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Originally posted 2018-03-07 23:56:03.

Are You Ready For Solo Diving?

The issue of solo diving often comes up in conversation amongst divers and the activity is increasingly being seen as a more ‘mainstream’ pursuit, now supported through formalized training courses and qualifications by most of the mainstream scuba training agencies.

Factors to consider for solo diving

As a technical diving instructor, I often get asked about what factors a diver should consider when evaluating their capability to conduct solo diving activities. Here’s a list of the main issues that divers interested in solo diving should consider:

Solo diving is for accomplished divers

Solo diving is an activity that should only occur once the diver is an accomplished buddy diver. It’s a refinement of skill, rather than an excuse not to possess skills.

Solo diving requires specific training

Appropriate training for solo diving should be obtained. Many agencies (including PADI) now offer solo diver training – and they tend to be exceptionally valuable courses. The PADI version is called ‘Self-Sufficient Diver’ – in recognition that the training provided not only permits solo diving activities but also the development of self-sufficiency for any diver who may otherwise operate in a buddy pair or team. Technical diving courses also tend to emphasize self-reliance as the primary means for incident resolution; with reliance on a buddy/team as the secondary, or final, course of action.

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A risk-averse mindset for solo diving

As mentioned, the mindset is critical. To conduct solo diving prudently, the diver needs to be confident that they have mitigated all reasonably foreseeable risks. That confidence needs to be based on a foundation of honest self-awareness (“how good am I really?“) and a comprehensive understanding of, and respect for, the risks they will face (“how prepared am I, when compared to the worst case scenario that I will face?“). Without experience and training, it’s hard to be honest with yourself that you fully understand the nature and consequence of the risks you might be facing.

High self-awareness ensures realistic confidence

The prospective solo diver must have an honest self-evaluation, based on evidence of past performance, that they can handle emergencies calmly and with control. Panic is the critical factor and, if present, will nullify any hypothetical planning, skillset or emergency equipment carried by the diver. It’s hard for inexperienced divers to have an honest appreciation of their performance under stress if they haven’t had the chance to experience stress and deal with incidents in the water. Role-playing/simulation in training can provide insight into this, but there really is no substitute for ‘hard experience’. If a diver hasn’t had to deal with a given emergency situation, then they shouldn’t assume the capability to deal with that situation.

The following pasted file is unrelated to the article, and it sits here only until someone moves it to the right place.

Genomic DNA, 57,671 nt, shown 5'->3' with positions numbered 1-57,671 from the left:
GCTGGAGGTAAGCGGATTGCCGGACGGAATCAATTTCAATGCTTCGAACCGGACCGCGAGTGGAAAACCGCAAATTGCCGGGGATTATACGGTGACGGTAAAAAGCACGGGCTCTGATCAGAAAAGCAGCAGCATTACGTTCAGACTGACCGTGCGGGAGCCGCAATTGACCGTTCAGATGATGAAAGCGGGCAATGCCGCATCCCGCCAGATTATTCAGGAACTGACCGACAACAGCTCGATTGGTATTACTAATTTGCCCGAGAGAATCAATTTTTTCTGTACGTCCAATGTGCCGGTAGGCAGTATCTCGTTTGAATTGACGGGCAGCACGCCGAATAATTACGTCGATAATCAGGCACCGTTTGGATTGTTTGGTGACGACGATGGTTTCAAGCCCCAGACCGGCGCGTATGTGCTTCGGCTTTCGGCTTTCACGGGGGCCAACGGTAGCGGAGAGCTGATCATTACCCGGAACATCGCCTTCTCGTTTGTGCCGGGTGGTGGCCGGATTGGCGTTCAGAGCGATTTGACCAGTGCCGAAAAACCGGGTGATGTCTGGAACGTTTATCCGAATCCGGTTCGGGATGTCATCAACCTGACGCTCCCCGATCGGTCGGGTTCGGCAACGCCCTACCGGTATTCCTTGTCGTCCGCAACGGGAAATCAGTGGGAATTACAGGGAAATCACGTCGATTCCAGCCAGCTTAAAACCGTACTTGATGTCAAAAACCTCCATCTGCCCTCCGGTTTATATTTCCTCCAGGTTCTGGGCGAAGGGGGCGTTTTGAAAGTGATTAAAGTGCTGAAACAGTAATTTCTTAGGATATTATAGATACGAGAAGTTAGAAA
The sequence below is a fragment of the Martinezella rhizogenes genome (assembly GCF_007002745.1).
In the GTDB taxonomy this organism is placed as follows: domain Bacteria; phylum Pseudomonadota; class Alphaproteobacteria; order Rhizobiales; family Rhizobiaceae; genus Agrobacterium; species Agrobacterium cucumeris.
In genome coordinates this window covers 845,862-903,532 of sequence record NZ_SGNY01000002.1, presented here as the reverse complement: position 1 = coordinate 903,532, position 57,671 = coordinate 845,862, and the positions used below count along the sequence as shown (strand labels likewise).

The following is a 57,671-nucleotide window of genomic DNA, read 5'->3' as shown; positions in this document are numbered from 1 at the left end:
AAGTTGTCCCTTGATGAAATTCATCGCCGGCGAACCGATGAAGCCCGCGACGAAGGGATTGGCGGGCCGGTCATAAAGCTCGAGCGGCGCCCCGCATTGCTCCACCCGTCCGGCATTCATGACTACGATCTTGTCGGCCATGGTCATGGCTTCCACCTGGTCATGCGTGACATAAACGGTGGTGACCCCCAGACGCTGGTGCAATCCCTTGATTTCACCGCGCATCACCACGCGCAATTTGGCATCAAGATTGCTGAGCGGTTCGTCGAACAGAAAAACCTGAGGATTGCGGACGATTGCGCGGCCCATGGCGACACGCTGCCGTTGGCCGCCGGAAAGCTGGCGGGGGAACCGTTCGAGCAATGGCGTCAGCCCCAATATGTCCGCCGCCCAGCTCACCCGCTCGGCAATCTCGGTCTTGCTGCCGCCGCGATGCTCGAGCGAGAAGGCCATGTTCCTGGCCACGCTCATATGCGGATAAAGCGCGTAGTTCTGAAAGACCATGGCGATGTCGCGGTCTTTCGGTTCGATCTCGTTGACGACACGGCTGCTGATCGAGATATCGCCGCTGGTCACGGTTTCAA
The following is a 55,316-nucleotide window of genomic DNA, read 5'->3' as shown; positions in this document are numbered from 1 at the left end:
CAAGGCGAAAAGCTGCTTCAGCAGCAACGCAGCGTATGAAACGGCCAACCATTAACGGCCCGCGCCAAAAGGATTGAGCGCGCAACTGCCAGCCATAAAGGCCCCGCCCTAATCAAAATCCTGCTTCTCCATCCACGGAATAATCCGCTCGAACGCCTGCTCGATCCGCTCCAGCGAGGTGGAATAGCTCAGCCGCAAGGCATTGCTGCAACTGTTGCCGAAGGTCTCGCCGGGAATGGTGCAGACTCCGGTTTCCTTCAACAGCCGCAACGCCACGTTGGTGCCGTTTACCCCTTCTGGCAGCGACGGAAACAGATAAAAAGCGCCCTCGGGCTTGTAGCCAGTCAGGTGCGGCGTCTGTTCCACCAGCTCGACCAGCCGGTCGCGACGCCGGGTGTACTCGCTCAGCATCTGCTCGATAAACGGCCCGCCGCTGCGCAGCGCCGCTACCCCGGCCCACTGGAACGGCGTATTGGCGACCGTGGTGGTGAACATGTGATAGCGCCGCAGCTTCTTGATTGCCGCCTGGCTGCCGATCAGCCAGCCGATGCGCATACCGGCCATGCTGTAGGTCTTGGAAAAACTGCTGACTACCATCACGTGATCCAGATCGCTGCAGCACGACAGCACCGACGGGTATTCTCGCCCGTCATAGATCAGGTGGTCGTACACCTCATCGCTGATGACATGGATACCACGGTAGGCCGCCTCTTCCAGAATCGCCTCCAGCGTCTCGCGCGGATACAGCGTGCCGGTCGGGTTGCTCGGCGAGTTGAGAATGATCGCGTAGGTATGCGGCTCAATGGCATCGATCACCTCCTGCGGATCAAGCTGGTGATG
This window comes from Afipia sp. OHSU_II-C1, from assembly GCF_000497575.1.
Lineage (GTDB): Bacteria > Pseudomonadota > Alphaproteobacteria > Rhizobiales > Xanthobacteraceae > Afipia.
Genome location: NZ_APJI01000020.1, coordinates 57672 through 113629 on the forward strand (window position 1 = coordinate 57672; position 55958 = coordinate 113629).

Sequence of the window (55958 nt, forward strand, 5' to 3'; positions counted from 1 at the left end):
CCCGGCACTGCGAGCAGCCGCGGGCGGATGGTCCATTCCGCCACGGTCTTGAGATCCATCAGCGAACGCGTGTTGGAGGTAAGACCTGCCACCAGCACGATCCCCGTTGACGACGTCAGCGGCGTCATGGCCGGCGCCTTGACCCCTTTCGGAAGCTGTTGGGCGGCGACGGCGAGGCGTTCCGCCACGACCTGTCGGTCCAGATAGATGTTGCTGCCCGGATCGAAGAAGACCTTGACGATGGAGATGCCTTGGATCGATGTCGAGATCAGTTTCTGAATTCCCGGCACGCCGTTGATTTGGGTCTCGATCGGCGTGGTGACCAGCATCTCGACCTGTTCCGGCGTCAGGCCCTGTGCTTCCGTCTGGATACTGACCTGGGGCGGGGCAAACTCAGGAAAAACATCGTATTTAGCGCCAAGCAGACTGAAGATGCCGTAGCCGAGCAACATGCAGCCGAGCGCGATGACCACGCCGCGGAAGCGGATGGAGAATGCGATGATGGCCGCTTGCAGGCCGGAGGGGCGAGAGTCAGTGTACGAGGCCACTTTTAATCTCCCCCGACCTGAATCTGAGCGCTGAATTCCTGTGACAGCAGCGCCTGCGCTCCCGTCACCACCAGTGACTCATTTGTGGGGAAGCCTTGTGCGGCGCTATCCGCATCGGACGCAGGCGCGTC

Overcome ego as a solo diver

Never fall prey to the ego trap that tries to tell you that you are competent, just because you never experienced an emergency. Scuba diving is a safe activity and you won’t generally face critical problems on a regular basis. However, you are not necessarily a safe or competent diver because nothing goes wrong – you may simply be a lucky diver. Sooner or later, luck runs out. Doing X number of successful/uneventful dives should never be a criterion for deciding your complete competence under those conditions… or deciding your capability to progress into more demanding or higher-risk activities. Performance under ‘best-case scenarios’ is not a determining factor in your ability to survive a ‘worst-case scenario’.

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Stress resiliency and management

Solo diving places critical importance on the issue of stress resiliency and stress management. In a buddy team, there is always a ‘backup’ brain – a person who may not be directly impacted/stressed by the emergency and, therefore, more likely to react with calm and control to help provide a resolution. When diving alone, the stressed victim is also the person who has to resolve the problems affecting them. Never underestimate how stress/panic can degrade your ability to resolve a problem safely.

Assume Murphy’s Law on Solo Dives

Diving emergencies occur in line with the principle of ‘Murphy’s Law’. It’s easy to rationalize that a particular risk is unlikely (and therefore dismissable) – but the random occurrence of such events is what causes diving fatalities. Nobody died on scuba that predicted, or expected, the incident that killed them. If you haven’t actively mitigated a risk, then you should dive with the assumption that that risk can become a reality, it can happen and it can kill you. Use those assumptions to guide you when setting your own personal limitations. In that respect, don’t be preoccupied with the issue of depth – unless you possess gills, then having no access to air at 20cm is just as lethal as having no air at 20m.

Solo diving emergencies happen in a chain of failures